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Crystal Allen

Summary of Watts scandal
On July 18, 2007, 22-year-old Crystal Allen was standing outside a building in the Ida B. Wells public housing development in Chicago, Illinois, when she was approached by Chicago police officers Kallatt Mohammed and Alvin Jones, who were working under the supervision of Sgt. Ronald Watts.

Jones told Allen to go into the building lobby. There, the officers grabbed several more people and lined them against a wall. Mohammed went down the line and asked each person, “Who wants to work?”

Allen later said, “Most people said ‘yes,’ but I said, ‘No.’ I didn’t know what Mohammed was doing and I thought he was asking who was selling drugs.” Those who said yes were released. Those who said no were arrested.

Allen was charged with possession of 45 baggies of heroin.

This was the second time that Allen had been arrested by Mohammed.

About three months earlier, on April 17, 2007, Allen had been visiting a friend’s apartment at the housing development. She was in the bathroom when she heard pounding on the front door.

As Allen emerged from the bathroom, her friend, Damicka Henderson, opened the door, and Watts and Mohammed pushed their way in.

Watts asked Allen “who was working.”

“I told him that I didn’t know; that we were just hanging out,” Allen later said. She said she had been shopping for clothes. Watts searched her and did not find anything illegal.

“Watts told me to stop playing and tell him who was working,” Allen said. “I told him to look in my shopping bag to see the receipts for the clothes I just bought to prove I was telling the truth. He told me to put my hands behind my back and that I was under arrest.”

Allen was charged with possession of 17 baggies of cocaine. On September 7, 2007, she pled guilty to possession of narcotics in both cases. She was sentenced to two years on probation on each case to be served concurrently.

“I was pregnant and the state offered a plea deal that I couldn’t refuse,” she said later. “I took the deal, even though I was innocent because I was afraid I would be sentenced to a lengthy jail term and was worried about my little daughter and my unborn baby.”

In 2012, Watts and Mohammed were caught on tape stealing money from a man they believed was a drug courier, but who was in fact working as a confidential FBI informant. In 2013, Watts and Mohammed pled guilty in U.S. District Court to taking money from the informant. Mohammed was sentenced to 18 months in prison, and Watts was sentenced to 22 months in prison. In January 2021, Jones was stripped of his police powers and placed on administrative leave.

Federal prosecutors said Watts “used his badge and his position as a sergeant with the Chicago Police Department to shield his own criminal activity from law enforcement scrutiny. He recruited another CPD officer into his crimes, stealing drug money and extorting protection payments from the drug dealers who terrorized the community that he [Watts] had sworn to protect.”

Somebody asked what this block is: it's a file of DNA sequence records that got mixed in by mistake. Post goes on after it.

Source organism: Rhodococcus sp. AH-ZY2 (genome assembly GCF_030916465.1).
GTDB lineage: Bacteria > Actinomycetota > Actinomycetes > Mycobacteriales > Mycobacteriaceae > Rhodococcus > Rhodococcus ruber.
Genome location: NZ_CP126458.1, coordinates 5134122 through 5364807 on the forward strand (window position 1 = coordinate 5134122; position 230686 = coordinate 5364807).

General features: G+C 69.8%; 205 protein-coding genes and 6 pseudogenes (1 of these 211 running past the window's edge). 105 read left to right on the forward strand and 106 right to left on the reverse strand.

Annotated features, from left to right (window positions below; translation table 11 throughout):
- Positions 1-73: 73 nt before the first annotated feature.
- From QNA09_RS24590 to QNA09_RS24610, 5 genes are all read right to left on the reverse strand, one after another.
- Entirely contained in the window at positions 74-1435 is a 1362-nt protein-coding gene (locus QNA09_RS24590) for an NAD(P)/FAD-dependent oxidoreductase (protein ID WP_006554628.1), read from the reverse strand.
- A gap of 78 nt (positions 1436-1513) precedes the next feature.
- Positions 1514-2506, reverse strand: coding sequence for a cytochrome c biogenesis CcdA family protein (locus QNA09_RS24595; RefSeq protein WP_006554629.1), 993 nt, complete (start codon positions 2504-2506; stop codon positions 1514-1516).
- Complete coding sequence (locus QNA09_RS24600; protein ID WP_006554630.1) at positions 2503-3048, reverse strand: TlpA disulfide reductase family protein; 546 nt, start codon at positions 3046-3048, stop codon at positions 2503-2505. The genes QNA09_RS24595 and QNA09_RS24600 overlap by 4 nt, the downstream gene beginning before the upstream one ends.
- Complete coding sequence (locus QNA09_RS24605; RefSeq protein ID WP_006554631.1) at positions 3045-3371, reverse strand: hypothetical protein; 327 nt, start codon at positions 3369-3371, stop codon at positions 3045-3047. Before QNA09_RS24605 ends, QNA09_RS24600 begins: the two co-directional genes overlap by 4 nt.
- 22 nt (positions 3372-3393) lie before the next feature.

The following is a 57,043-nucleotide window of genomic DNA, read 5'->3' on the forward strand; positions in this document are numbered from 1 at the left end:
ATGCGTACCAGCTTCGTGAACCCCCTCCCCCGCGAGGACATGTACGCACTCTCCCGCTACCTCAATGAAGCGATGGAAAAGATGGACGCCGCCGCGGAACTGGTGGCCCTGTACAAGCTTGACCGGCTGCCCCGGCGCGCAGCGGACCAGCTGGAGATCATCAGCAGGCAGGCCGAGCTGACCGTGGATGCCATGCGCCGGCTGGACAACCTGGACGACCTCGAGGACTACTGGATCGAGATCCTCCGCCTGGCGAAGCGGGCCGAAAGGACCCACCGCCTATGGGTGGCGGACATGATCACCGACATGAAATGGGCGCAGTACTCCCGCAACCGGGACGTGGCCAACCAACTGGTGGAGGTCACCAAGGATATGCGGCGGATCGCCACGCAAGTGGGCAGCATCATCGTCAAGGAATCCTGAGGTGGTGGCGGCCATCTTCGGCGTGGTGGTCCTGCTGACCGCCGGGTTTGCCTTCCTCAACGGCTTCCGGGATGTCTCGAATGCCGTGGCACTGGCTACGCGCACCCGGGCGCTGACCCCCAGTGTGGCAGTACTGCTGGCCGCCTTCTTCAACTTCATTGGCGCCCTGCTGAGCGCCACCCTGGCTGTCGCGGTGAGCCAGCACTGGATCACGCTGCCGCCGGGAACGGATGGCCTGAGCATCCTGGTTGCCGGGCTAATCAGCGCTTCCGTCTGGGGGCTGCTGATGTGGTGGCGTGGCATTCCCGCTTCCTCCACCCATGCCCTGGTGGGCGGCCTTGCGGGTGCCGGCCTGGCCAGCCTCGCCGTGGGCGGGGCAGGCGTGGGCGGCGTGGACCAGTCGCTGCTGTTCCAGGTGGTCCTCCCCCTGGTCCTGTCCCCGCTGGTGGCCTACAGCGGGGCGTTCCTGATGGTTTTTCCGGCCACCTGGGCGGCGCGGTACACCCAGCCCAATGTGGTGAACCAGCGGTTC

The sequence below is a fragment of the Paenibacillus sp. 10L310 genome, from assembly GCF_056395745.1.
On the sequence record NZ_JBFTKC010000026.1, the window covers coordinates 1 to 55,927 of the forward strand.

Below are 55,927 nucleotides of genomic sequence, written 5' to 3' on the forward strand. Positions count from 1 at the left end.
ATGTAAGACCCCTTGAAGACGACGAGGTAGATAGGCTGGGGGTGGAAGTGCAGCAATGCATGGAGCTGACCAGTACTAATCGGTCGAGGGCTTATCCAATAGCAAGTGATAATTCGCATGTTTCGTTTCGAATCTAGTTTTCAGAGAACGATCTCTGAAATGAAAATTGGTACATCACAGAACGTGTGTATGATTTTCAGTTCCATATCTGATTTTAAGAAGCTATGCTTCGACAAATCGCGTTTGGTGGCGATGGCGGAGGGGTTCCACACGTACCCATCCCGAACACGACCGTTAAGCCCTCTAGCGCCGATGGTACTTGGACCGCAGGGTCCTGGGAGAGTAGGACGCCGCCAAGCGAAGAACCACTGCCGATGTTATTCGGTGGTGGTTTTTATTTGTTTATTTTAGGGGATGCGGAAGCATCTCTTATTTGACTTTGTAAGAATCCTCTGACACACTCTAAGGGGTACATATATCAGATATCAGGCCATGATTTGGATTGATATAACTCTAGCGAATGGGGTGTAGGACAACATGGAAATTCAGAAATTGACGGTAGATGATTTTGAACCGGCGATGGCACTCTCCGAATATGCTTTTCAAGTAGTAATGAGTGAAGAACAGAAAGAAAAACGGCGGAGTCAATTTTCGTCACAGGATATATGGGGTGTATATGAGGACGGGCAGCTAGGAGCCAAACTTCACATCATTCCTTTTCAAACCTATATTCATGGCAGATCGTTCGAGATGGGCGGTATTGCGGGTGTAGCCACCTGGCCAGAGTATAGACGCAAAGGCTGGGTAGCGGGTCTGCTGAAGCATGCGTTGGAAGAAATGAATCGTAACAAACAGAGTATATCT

In 2006, Ben Baker was convicted twice—once alone and a second time with his wife, Clarissa Glenn, on charges of narcotics possession based on false testimony from Watts. In 2015, Joshua Tepfer, an attorney at the Exoneration Project at the University of Chicago Law School, filed a petition to vacate Baker’s first conviction, citing the corruption of Watts and his unit. The Cook County State’s Attorney’s Office’s Conviction Integrity Unit (CIU) agreed in January 2016 that Baker’s first conviction should be vacated, and the petition was granted. Later in 2016, a petition filed on behalf of Baker and Glenn also was granted.

Beginning in December 2016, Tepfer and attorney Joel Flaxman filed motions for new trials on behalf of dozens of men and women who claimed they were falsely convicted based on the corruption of Watts and his team. “The full known scope of the corrupt, more-than-decade-long criminal enterprise of Sergeant Watts…shows that Sergeant Watts led a tactical team of Chicago police officers that engaged in systematic extortion, bribery, and other related crimes…from as far back as the late 1990s through 2012,” their motions said.

The CIU began investigating the cases and agreed that the convictions should be vacated and dismissed. By the end of 2021, more than 90 convictions tainted by Watts and members of his unit had been dismissed.

On February 1, 2022, Allen’s conviction for the April 2007 arrest, along with convictions of 18 others framed by Watts and his fellow officers, were vacated and dismissed following an investigation by the Conviction Integrity Unit. Allen was awarded a certificate of innocence for that case in April 2022.

On April 22, 2022, Allen’s July 2007 conviction, along with the convictions in more than 40 other cases, were vacated and dismissed. By that time, more than 200 convictions had been dismissed in the corruption scandal. Allen subsequently received a certificate of innocence, paving the way to seek compensation from the state of Illinois. In 2022, Allen filed a federal civil rights lawsuit seeking compensation from the city of Chicago. In August 2023, she was awarded $87,670 in state compensation for both cases.

– Maurice Possley

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Posting Date: 4/27/2022
Last Updated: 12/12/2023
Most Serious Crime:Drug Possession or Sale
Additional Convictions:
Reported Crime Date:2007
Age at the date of reported crime:22
Contributing Factors:Perjury or False Accusation, Official Misconduct
Did DNA evidence contribute to the exoneration?:No